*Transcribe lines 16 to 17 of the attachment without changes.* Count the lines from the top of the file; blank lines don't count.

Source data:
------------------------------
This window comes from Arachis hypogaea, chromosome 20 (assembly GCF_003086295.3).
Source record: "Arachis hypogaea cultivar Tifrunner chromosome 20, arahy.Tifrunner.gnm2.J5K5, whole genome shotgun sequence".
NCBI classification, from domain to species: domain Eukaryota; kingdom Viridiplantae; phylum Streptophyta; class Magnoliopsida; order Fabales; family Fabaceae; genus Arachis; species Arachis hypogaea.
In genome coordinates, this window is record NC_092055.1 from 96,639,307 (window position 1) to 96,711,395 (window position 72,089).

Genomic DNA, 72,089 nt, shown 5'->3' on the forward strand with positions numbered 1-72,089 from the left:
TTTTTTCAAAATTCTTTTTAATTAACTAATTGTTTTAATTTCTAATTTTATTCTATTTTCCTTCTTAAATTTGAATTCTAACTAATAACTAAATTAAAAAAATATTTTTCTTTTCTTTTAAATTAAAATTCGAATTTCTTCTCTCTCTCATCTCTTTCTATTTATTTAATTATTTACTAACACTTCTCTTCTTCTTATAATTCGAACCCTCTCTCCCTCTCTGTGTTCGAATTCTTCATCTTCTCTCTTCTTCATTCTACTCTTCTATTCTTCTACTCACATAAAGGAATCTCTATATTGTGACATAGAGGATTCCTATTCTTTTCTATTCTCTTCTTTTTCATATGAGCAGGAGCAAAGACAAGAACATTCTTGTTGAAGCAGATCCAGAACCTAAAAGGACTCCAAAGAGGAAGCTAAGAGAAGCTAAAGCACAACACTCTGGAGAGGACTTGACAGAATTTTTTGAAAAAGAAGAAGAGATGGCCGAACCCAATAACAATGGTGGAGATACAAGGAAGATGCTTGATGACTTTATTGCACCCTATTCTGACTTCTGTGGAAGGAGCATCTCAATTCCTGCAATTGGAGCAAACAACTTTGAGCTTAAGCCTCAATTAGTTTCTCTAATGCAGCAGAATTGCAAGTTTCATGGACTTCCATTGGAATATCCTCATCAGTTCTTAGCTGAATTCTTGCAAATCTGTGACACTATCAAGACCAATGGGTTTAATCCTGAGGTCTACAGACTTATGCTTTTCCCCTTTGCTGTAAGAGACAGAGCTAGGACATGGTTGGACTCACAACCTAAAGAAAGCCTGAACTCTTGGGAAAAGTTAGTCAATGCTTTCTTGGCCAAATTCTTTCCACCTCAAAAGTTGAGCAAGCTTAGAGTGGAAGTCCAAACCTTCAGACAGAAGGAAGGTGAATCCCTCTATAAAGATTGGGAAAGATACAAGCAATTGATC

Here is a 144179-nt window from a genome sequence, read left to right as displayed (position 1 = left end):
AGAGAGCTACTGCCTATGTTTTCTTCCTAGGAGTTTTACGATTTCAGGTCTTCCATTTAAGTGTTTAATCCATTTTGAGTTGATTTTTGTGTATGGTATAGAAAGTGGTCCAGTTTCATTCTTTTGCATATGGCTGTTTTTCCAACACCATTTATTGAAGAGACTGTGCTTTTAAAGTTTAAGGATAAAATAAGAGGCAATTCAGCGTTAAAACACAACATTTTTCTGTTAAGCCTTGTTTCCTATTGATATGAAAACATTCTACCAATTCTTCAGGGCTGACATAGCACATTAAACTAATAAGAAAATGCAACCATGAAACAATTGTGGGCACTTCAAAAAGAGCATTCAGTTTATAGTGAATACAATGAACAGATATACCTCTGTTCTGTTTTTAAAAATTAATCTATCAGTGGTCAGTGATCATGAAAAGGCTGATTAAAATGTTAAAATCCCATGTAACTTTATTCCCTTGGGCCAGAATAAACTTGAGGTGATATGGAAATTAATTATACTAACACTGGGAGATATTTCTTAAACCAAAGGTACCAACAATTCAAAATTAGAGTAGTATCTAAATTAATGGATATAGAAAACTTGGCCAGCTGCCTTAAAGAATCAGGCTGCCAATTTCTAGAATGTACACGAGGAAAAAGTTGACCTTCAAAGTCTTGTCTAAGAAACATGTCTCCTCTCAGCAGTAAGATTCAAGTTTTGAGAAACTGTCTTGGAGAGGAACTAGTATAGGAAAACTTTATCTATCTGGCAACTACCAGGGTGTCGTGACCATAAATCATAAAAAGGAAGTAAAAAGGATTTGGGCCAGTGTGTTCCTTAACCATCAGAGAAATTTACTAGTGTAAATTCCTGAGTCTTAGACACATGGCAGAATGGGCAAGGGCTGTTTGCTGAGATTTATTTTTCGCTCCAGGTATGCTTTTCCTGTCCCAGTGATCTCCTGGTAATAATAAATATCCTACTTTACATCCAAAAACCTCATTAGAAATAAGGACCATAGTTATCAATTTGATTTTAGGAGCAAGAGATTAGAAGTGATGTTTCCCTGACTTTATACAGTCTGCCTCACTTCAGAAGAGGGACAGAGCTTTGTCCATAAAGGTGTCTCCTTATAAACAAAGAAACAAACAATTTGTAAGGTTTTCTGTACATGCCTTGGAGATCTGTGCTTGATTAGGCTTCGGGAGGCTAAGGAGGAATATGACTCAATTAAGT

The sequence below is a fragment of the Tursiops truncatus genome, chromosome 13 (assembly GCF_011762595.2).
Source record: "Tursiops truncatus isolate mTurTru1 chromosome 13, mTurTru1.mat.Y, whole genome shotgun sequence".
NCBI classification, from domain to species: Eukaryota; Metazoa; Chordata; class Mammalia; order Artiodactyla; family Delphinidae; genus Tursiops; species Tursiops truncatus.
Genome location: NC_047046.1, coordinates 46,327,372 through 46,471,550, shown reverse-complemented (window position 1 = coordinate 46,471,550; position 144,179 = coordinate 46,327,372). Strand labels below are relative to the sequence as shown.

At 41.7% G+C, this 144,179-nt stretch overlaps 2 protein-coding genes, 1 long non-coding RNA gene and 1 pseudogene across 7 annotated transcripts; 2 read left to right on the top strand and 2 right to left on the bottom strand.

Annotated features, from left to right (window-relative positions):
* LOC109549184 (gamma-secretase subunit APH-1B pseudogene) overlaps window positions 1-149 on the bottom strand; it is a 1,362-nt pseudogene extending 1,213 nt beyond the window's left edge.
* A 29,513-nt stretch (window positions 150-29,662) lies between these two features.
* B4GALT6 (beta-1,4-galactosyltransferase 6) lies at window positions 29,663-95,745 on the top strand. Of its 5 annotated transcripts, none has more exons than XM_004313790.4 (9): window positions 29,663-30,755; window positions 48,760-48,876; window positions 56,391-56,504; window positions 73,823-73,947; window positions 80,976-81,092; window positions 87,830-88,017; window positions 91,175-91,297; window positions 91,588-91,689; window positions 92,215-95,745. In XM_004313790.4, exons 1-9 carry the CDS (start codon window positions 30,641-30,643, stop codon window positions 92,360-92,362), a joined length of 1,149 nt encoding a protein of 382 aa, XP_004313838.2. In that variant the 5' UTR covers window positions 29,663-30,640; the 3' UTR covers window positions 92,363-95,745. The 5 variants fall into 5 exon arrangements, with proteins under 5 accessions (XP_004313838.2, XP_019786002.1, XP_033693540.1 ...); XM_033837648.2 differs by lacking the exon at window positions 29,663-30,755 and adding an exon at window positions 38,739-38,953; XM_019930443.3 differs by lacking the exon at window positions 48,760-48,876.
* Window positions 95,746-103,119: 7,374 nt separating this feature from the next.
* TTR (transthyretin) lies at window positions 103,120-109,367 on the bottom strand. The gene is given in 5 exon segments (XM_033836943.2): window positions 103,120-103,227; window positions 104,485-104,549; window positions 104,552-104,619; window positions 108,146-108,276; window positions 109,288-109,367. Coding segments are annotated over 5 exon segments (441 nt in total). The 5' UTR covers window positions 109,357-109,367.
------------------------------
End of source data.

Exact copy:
* A 29,513-nt stretch (window positions 150-29,662) lies between these two features.
* B4GALT6 (beta-1,4-galactosyltransferase 6) lies at window positions 29,663-95,745 on the top strand. Of its 5 annotated transcripts, none has more exons than XM_004313790.4 (9): window positions 29,663-30,755; window positions 48,760-48,876; window positions 56,391-56,504; window positions 73,823-73,947; window positions 80,976-81,092; window positions 87,830-88,017; window positions 91,175-91,297; window positions 91,588-91,689; window positions 92,215-95,745. In XM_004313790.4, exons 1-9 carry the CDS (start codon window positions 30,641-30,643, stop codon window positions 92,360-92,362), a joined length of 1,149 nt encoding a protein of 382 aa, XP_004313838.2. In that variant the 5' UTR covers window positions 29,663-30,640; the 3' UTR covers window positions 92,363-95,745. The 5 variants fall into 5 exon arrangements, with proteins under 5 accessions (XP_004313838.2, XP_019786002.1, XP_033693540.1 ...); XM_033837648.2 differs by lacking the exon at window positions 29,663-30,755 and adding an exon at window positions 38,739-38,953; XM_019930443.3 differs by lacking the exon at window positions 48,760-48,876.